April 2, 2008
A few years ago, a friend of mine wrote a book that demonstrated, by citing conflicting accounts of the same events, not only that the Bible was not inerrant, but that it could not be inerrant. Now I’d like him to do the same for the market.
Somehow, over the past few years, the judgment of the market has transubstantiated from a figure on a price tag, good only until changed, into something like the revealed word, a definitive judgment on worth. The true value of an item or a person’s labor is deemed to be whatever someone is willing to pay for it. New York Yankees third-baseman Alex Rodriguez is worth $275 million over ten years because the Yankees are willing to pay him that amount. A company’s value is defined not by what it owns and what it could sell it for, or how much it can earn for its investors, much less its ability to improve people’s lives, but by multiplying the price at any given moment of a share of its stock by the number of outstanding shares. When a stock’s price goes down, holders of that stock are said to have lost money, as though dollars had been siphoned out of their bank accounts. To borrow Oscar Wilde’s bon mot, we know the price of everything—but the value of nothing.
The notion that market price equals value has always been sketchy. Is it that clear that a $9.95 2400-calorie Domino’s hand-tossed pepperoni pizza has a greater value than an $11.95 200-calorie tossed salad just because it costs less? By what standard except price is a coal-produced kilowatt-hour of electric power a better value than a solar-generated kilowatt hour? Even the idea that there is a market, a single market with a single price, even for an instant, is little more than a figure of speech. Macy’s sells a man’s dress shirt for $50. Wal-Mart sells the same shirt for $29.95. What’s “the market price”?
What was sketchy now seems untenable. On February 27, the market placed the value of Bear Stearns at over a billion-and-a-half dollars. Three weeks later—less than three weeks later—on March 17, after Bear Stearns’ clients withdrew more than $17 billion in accounts—in other words withdrew more than ten times the company’s supposed total value–the same market placed the value of same company at a little over $5 million. On the same day, Bear Stearns agreed to be sold to JP Morgan Chase for about $2 million, a price that represented just a quarter of the market price of Bear Stearns’ headquarters building alone.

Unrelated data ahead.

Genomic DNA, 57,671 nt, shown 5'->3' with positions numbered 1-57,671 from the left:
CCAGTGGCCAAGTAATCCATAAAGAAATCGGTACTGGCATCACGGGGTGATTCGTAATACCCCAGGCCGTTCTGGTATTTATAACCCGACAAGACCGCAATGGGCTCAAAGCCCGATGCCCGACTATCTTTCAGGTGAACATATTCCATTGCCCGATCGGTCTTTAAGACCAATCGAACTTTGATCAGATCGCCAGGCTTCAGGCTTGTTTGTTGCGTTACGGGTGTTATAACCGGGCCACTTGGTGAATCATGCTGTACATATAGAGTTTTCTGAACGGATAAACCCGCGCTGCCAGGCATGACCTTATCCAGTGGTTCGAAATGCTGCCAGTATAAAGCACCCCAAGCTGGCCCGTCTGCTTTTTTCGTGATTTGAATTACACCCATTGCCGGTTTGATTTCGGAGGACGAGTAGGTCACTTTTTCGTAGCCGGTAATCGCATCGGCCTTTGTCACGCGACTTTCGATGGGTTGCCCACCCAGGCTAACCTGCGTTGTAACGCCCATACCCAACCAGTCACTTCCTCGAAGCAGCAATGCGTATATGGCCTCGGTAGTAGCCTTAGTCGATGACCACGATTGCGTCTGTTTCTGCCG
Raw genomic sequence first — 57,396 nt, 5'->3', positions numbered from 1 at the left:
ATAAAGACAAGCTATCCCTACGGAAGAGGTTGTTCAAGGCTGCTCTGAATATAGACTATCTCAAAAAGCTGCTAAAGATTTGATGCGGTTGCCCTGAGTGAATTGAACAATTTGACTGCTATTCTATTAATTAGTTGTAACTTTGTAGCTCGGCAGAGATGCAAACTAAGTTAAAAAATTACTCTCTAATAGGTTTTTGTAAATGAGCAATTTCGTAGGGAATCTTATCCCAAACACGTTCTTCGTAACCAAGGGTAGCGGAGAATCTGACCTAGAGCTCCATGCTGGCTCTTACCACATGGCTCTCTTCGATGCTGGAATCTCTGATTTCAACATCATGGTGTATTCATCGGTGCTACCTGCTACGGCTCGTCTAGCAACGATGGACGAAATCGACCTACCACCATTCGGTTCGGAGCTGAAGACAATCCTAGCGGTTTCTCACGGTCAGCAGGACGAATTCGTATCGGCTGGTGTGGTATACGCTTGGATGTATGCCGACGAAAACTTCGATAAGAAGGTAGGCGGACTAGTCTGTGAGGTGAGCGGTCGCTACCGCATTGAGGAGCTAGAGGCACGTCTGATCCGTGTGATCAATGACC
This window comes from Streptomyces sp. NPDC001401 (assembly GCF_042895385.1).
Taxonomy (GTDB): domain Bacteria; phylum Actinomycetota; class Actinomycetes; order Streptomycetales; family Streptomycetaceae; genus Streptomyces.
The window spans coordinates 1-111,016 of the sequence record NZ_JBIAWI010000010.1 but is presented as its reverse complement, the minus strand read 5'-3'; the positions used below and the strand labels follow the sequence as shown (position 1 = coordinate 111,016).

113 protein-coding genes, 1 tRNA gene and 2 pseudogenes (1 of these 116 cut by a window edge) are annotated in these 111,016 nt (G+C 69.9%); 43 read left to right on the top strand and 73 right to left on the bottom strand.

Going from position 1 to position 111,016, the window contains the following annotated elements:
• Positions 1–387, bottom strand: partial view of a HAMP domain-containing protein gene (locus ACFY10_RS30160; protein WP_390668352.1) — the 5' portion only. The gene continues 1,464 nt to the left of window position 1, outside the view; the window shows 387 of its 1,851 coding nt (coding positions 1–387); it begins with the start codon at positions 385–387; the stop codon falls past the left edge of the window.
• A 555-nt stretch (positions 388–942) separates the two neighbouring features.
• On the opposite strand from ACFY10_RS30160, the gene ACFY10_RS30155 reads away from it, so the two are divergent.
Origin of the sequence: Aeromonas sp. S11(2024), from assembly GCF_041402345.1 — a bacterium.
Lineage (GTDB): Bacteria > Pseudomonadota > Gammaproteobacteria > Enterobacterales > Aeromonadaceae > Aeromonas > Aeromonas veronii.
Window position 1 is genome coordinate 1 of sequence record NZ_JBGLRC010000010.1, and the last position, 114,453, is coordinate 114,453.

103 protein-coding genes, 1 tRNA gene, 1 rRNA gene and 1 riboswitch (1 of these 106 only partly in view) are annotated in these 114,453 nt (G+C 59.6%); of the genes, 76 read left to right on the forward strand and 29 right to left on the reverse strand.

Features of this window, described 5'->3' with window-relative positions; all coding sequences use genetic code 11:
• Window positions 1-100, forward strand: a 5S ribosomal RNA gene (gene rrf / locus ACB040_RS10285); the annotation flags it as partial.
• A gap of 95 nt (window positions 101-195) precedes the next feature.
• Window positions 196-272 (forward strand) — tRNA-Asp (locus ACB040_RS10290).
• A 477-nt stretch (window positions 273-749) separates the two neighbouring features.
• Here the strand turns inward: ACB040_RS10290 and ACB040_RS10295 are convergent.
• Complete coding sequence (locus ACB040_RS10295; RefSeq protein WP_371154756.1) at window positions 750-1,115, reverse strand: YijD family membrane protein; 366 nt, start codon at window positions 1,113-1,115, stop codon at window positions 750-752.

The more alert will object that the foregoing analysis not only compares apples to oranges, but compares apples to baseballs to buckshot—uses different bases for determining value at different times to create the impression of incoherence.
Exactly. The problem is not the validity of any of these prices for any buyer or set of buyers on any given day. The problem is treating a semi-undifferentiated aggregate of buyers and sellers as though it were a single actor, “the market”; attributing to it human emotions—the market is “skittish“ (the New York Times), “nervous” (Forbes), or “serene” (the Pittsburgh Post Gazette)—or animal characteristics like bullishness or bearishness; and then treating “the market’s” quirky and highly perishable assessments of value like holy writ.
It might be more helpful to think of market judgments the way we think of election results. Every election is won by somebody—but not necessarily by the candidate who will do the job best. Winners whose performance in office is not to our liking can be replaced at the next election or, in parliamentary systems, even sooner.
Or think of the market like the humble thermometer. If a thermometer shows the temperature to be 80 degrees, we take its word for it. But no one assumes that because the thermometer says that it is 80 degrees, that 80 degrees is therefore the “right” temperature. We all understand that tomorrow the temperature may be different. And we feel no compunctions about changing the temperature if we can. If it’s too hot for us, we are under no obligation to sweat; we can turn on the air conditioner. If it’s too cold, we don’t have to shiver, we can turn on the heater.
Which is how we should regard market judgments. A market that sets the price of housing too high for working people to afford, or that sets the price of oil too low for the health of the environment, should be vulnerable to having the impact of its judgment undercut or circumvented. We should not scruple to ensure that people have affordable food, health care or education by excessive deference to market decisions. If the market inflicts misery on millions by making a hash of, say, housing and home mortgages, we are free to conclude that adult supervision, or even behavior modification, may be called for.
It is said that into every life, a little rain must fall. But that doesn’t mean we can’t open an umbrella to keep ourselves dry.